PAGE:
Early in July 2019, TEMUL had the wonderful opportunity to join hundreds of microscopists and scientists in the welcoming city of Manchester for the Microscience Microscopy Congress 2019. The congress began with the Early Career Pre-Congress Symposium, hosted by the new early career branch of the RMS. Wanda Kukulski gave some brilliant advice on career progression while Claudia Kielkopf brought us on a trip to Antartica! After a quick game of microscopy bingo, we were all off to the opening plenary session, in which Wolfgang Baumeister and Jody Rosenblatt fascinated the audience with decade’s worth of hard-fought advances in bio-microscopy.
The Microscopy Society of Ireland (MSI) and Scottish Microscopy Group (SMG) hosted two sessions on the second day. The talk by Daniel Nicholls on compressive sensing was particularly interesting, as well as the detailed chemistry presented by both invited speakers, Patricia Abellan and Jennifer Cookman. In the Wednesday plenary session, Sergei Kalinin showed us how he has been linking fundamental, atomic resolution imaging with chemistry and the macroscale. During the day, several members of the TEMUL group, Kalani Moore, Michele Conroy, and Jennifer Cookman gave EMAG talks on domain wall dynamics and in-situ techniques. Anna Kreshuk of the European Molecular Biology Lab presented a live work through of the easy-to-use and powerful program “Ilastik”, while Jonas Sunde presented his excellent PhD work on scanning precession electron diffraction and its many caveats.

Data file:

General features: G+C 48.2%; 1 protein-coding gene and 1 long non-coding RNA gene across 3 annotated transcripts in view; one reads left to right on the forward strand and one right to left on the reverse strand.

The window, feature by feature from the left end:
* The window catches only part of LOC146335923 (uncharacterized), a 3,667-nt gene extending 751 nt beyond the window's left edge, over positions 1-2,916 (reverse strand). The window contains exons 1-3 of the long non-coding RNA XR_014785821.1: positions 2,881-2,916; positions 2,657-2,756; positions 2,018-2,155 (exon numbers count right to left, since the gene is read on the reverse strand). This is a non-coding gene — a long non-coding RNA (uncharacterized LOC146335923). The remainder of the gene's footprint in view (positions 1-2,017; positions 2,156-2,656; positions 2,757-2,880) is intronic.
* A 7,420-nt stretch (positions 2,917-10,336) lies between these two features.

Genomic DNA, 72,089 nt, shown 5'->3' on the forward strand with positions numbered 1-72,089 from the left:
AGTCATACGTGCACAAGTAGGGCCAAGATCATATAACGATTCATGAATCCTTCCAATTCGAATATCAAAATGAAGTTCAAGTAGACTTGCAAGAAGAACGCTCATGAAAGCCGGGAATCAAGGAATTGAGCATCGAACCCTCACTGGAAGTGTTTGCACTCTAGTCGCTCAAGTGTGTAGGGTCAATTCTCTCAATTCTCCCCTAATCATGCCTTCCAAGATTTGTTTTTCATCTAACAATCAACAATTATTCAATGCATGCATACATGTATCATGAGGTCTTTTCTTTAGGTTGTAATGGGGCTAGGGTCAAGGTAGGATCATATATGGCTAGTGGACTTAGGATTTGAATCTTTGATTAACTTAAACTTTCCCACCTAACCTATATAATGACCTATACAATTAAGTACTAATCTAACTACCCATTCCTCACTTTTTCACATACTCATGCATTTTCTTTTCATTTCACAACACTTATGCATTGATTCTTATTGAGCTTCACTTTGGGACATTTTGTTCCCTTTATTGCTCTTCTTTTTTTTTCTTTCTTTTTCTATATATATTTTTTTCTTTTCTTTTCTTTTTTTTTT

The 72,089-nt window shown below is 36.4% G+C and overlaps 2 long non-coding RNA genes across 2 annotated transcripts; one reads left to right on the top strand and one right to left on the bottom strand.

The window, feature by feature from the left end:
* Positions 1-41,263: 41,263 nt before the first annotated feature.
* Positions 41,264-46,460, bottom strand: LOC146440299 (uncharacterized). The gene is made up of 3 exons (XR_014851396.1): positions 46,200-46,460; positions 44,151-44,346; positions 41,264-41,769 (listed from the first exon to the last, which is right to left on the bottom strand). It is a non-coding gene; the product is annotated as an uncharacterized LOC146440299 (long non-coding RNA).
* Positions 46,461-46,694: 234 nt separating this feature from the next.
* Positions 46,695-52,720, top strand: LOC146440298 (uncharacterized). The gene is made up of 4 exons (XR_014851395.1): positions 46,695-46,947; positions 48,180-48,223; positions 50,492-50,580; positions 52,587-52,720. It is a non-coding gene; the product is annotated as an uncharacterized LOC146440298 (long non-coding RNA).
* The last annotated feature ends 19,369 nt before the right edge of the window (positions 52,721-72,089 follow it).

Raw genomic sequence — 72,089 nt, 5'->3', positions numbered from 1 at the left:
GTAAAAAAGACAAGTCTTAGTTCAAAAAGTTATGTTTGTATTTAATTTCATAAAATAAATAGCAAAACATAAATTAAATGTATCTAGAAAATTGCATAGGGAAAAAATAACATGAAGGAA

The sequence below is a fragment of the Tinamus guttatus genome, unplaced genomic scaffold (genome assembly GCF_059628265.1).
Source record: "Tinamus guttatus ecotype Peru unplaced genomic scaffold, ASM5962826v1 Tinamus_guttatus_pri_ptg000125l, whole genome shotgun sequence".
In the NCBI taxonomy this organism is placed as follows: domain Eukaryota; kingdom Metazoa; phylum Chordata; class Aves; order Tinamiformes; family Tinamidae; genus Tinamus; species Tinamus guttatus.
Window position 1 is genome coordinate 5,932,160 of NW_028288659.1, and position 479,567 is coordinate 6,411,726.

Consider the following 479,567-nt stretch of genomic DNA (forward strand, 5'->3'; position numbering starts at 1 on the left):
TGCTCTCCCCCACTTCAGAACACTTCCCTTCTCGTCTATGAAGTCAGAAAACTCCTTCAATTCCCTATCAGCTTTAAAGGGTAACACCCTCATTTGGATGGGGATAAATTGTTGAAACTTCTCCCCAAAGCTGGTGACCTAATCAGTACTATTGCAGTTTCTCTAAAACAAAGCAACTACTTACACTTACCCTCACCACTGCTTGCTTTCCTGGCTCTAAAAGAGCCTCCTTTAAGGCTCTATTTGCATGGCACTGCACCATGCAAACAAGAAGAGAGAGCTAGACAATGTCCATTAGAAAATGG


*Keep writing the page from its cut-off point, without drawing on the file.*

On Thursday morning, along with several members of our group, Eoghan O'Connell gave a presentation on data analysis of atomic resolution STEM images, in which he walked the audience through an interactive Jupyter Notebook. Eoin Moynihan and Michael Hennessey presented initial findings of pristine and ion implanted 2D materials. Aidan Rooney explained the 3D issues that come with 2D materials, while Eileen Courtney pointed out the problems of contacting 2Ds for electronic devices. Charlotte Slade kept everyone’s attention as she explained the single atom filling of carbon nanotubes, with the possibility of reversible phases in such materials via in-situ heating.
Each evening, the poster sessions allowed conference-goers to relax, and discuss in detail advancements in the many disciplines covered during the congress, reflected by the 36 separate sessions in only three days! From 3D (literally) printed bones studying osteoporosis to new machine learning techniques. The poster session is, as always, the heart of the meeting. Probably the most fascinating part of the congress was the RMS imaging competition. It was a joy to browse the images, many of which could hang as art pieces!